27 October 2012

Good green - New York birding

When in one of the greatest cities in the world. What do you do? - You go birding!

Perhaps not a matter of course, but to more-then-avarage nature and bird interested people New York is a good place to be for birding. Supposedly New York is good for everything else as well. But - Biotope is on a study trip birding eastern USA and Canada, and we just spent a few days birding in one of USA´s birding hotspots: New Yorks Central Park!

Central Park, New York : architecture meets nature (view from the Rockefeller Building)

 
October means bird migration season, and Central Park is a green island surrounded by concrete. The park is full of thousands and thousands of birds on their way south taking a rest and feeding in this green heart of the concrete jungle.

New York: Why Central Park (green rectangle) is such a great birding hotspot is easier to undestand when seen from a birds perspective: For a bird green often means food and rest.

Green versus green:

The above photos are zoomed in sections from the google-satelite view above. We have divided the green spaces into three rough categories: suburbia green, central park green and sport green. 

With the work of architects and planners, green actually come in lots of shapes and sizes - and not to mention qualities! At Biotope we are interested in studying the pro nature green. Central Park is a very interesting study in park architecture / green design. We will be back with a more elaborate article on pro biodiversity green design. For now we hope you enjoy this brief overview, written as we are on tour in the US. 

Suburbia green - Typically tall trees + grass, some bushes. Lack of open water. Moderatly good for birds / wildlife. Few species around, but still good visual qualities (for people it is ´recreational green´). Often too managed undergrowth (=less biodiversity)

Central Park green - Very good. Great variety of biotopes, open water + flowing water, ´untamed´ undergrowth. High biodiversity.

Sport green - Almost as dead as concrete. Monotoneous. Biodiversity is not a word that relates at all. 

Memo for architects:
Green is not the same as nature (just try checking out the biodiversity of a golf course). 


Central Park green



Central Park is an impressively lively park. Not only does it cater to the 8.5 million inhabitants of New York city, it is also  very rich in biodiversity. In fact more then 300 bird species live in or pass through this green island! We spent a few days there to experience this for ourselves.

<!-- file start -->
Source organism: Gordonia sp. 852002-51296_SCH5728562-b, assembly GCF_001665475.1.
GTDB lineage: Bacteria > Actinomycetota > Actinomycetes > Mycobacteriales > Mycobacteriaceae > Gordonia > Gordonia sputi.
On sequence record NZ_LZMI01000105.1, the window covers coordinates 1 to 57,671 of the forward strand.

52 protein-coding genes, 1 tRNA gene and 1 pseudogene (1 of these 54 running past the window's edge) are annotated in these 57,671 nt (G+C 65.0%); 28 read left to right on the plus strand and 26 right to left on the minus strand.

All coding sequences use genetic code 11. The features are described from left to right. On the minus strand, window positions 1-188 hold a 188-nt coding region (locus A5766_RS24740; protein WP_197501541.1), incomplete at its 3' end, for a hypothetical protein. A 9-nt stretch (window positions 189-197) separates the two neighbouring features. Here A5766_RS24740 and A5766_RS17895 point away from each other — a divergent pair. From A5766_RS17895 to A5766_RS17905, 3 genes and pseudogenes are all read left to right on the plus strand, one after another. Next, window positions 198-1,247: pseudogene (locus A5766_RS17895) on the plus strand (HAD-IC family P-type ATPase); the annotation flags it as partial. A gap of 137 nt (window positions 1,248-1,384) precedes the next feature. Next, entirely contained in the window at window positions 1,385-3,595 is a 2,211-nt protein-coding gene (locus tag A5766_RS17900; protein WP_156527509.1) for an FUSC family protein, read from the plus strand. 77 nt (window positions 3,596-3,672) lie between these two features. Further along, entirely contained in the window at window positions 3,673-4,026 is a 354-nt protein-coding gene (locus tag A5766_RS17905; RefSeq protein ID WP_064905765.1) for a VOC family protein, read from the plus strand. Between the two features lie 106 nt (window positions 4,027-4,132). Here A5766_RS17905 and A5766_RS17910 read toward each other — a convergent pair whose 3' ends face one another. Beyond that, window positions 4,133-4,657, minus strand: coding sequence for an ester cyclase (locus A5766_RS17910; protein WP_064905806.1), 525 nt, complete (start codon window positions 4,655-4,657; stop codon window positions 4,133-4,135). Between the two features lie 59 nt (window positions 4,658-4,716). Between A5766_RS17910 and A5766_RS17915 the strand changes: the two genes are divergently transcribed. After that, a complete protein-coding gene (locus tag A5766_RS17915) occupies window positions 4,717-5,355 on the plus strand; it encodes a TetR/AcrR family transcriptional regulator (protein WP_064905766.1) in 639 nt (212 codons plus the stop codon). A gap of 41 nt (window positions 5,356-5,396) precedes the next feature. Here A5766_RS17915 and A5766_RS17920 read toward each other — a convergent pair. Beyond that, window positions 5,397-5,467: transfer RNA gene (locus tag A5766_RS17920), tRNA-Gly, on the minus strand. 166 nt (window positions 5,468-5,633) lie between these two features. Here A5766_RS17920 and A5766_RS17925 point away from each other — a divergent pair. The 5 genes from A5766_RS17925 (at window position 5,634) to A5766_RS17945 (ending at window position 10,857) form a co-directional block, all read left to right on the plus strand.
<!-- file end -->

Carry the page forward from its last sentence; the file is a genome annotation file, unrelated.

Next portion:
A striking feature of the park is the ability of the designers to not over design, or rather making the decision to leave larger areas of the park to manage itself. Much too often in area planning and design do we see the architect plan every little detail. The result is usually sterile from a biological diversity point of view. It may be green, but it is often as lively as a shopping centre parking lot at night.

In Central Park large areas are planned for nature to unfold itself on its own premisses. This simply takes the will and ability to not design and control everything. Make sure a few key features is in place. The most basic is: add water and life will happen, then leave it to rot - and reproduce, and diversify and so on..   

Nature can best produce itself - and you can plan for the best possible circumstances. The result is intact nature, a kind of ´cultural green´. It is letting nature happen. Central Park proves it can be done in the busiest metropolis. 

The photos below are taken from the same site as the photo above. These are just a few of a wide range of species we saw in three days of birding Central Park. Running water, rotting leaves an a good variation of habitats in the park makes it attractive to thousands of birds. If you think of urban birds are just pigeons, then try to go birding in New York! 


Blue Jay 

Hermit Thrush 

White-throated Sparrow 

Winter Wren 

American Robin

The concrete jungle

And the nature within it. The Ramble in Central Park is a hotspot within the hotspot. A top US bird site.

 Biotope on study trip in New York.

Add water - then leave it alone...


 A Yellow-rumped Warbler taking a bath in one of the many ´rivers´.


If you are going to New York we can highly recommend a visit to Central Park! It is a great nature experience. In fact walking around with binoculars hardly seems strange at all, and you are sure to run in to other birders. We thought the near nude guy in pink thong and Dame Edna style glasses on a bicylce was stranger. Anything goes...

Birding is big in the US, and we are impressed with the amount of information available, dedicated to birders. Check out this bird app in Itunes: Audubon Birds of Central Park (Its free! - I would have paid). A quick google search on birding in Central Park will give you all information you will ever need. An overview of the bird sites within the park can be found here (see ´by location´) and at this google map is another overview of hotspots in the park. Birding is definantely on the rise: check out this trailer for the documentary Birders - the Central Park Effect. Normally we bird in Varanger / Arctic Norway - but Central Park most definantely charmed us. We´ll be back... 

New York / Central Park 

Stay tuned for more articles from US - we are now in Cape May at the annual Autumn Birding Festival. Hurricane Sandy is approaching, and we are having a ´silence-before-the-storm-moment´. Meanwhile we are enjoying some spectacular birding here as well!

You can also follow daily tweets from our US bird trip at @BiotopeOffice

To be continued..

Tormod A. / Biotope